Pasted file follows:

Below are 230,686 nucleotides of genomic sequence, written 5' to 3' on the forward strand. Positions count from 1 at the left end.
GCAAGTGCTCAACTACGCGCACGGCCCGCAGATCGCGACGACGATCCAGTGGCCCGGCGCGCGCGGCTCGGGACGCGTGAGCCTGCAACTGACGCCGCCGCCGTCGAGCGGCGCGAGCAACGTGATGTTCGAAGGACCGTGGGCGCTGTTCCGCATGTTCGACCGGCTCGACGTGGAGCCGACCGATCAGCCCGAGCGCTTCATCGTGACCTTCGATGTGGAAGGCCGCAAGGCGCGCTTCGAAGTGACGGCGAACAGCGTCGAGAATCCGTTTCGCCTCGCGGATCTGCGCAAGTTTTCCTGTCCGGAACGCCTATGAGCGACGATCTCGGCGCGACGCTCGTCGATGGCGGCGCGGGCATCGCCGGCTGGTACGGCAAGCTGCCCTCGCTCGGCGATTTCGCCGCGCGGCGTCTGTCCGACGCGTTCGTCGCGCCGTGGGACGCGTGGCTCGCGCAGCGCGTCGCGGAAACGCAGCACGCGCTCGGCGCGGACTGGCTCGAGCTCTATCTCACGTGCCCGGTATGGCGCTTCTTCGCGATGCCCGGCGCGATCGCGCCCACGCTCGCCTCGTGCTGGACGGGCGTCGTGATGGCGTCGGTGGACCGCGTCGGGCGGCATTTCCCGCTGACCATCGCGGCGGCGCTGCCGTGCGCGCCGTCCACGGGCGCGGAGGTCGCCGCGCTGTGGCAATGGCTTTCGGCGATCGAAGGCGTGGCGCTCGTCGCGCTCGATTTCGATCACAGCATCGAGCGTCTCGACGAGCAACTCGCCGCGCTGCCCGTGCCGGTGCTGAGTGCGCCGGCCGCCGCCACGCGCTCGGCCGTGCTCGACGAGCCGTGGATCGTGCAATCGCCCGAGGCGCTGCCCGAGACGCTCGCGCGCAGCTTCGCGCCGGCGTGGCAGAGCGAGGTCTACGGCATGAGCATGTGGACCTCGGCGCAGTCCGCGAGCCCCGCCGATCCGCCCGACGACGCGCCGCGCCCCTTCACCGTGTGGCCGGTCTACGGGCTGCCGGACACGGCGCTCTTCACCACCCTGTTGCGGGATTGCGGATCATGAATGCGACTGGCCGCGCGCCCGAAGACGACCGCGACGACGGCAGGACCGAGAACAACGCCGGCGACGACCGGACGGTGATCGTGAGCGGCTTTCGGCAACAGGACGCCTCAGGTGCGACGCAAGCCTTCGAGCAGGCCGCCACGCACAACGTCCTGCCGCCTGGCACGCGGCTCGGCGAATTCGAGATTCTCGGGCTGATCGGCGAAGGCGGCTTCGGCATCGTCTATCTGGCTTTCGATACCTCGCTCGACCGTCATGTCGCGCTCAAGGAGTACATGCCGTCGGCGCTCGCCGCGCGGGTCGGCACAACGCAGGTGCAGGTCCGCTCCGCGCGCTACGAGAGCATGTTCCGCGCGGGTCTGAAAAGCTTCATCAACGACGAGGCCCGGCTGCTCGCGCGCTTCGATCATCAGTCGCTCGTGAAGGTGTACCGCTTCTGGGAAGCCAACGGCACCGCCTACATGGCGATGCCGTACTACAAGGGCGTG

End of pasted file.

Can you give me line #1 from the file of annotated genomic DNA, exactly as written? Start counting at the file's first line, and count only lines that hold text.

Below are 230,686 nucleotides of genomic sequence, written 5' to 3' on the forward strand. Positions count from 1 at the left end.